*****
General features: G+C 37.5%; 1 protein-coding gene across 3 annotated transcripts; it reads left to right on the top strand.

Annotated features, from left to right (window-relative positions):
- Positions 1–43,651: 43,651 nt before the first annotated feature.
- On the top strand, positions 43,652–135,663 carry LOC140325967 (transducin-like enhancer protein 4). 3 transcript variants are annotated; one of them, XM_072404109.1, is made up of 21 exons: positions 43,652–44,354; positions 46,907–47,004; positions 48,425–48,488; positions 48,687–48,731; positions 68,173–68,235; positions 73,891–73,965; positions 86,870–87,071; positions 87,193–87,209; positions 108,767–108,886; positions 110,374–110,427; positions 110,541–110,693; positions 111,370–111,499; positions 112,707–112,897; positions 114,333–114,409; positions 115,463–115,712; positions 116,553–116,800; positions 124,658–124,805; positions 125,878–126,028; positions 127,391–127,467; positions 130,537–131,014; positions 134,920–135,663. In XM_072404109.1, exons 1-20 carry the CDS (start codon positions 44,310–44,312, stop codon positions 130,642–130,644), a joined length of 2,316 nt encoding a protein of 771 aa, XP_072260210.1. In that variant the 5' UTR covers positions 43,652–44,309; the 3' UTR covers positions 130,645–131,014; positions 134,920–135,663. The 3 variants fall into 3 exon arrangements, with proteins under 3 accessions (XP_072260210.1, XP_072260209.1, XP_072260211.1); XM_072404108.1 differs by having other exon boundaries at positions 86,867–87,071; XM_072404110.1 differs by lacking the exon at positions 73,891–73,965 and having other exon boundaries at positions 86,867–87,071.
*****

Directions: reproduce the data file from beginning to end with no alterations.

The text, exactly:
General features: G+C 37.5%; 1 protein-coding gene across 3 annotated transcripts; it reads left to right on the top strand.

Annotated features, from left to right (window-relative positions):
- Positions 1–43,651: 43,651 nt before the first annotated feature.
- On the top strand, positions 43,652–135,663 carry LOC140325967 (transducin-like enhancer protein 4). 3 transcript variants are annotated; one of them, XM_072404109.1, is made up of 21 exons: positions 43,652–44,354; positions 46,907–47,004; positions 48,425–48,488; positions 48,687–48,731; positions 68,173–68,235; positions 73,891–73,965; positions 86,870–87,071; positions 87,193–87,209; positions 108,767–108,886; positions 110,374–110,427; positions 110,541–110,693; positions 111,370–111,499; positions 112,707–112,897; positions 114,333–114,409; positions 115,463–115,712; positions 116,553–116,800; positions 124,658–124,805; positions 125,878–126,028; positions 127,391–127,467; positions 130,537–131,014; positions 134,920–135,663. In XM_072404109.1, exons 1-20 carry the CDS (start codon positions 44,310–44,312, stop codon positions 130,642–130,644), a joined length of 2,316 nt encoding a protein of 771 aa, XP_072260210.1. In that variant the 5' UTR covers positions 43,652–44,309; the 3' UTR covers positions 130,645–131,014; positions 134,920–135,663. The 3 variants fall into 3 exon arrangements, with proteins under 3 accessions (XP_072260210.1, XP_072260209.1, XP_072260211.1); XM_072404108.1 differs by having other exon boundaries at positions 86,867–87,071; XM_072404110.1 differs by lacking the exon at positions 73,891–73,965 and having other exon boundaries at positions 86,867–87,071.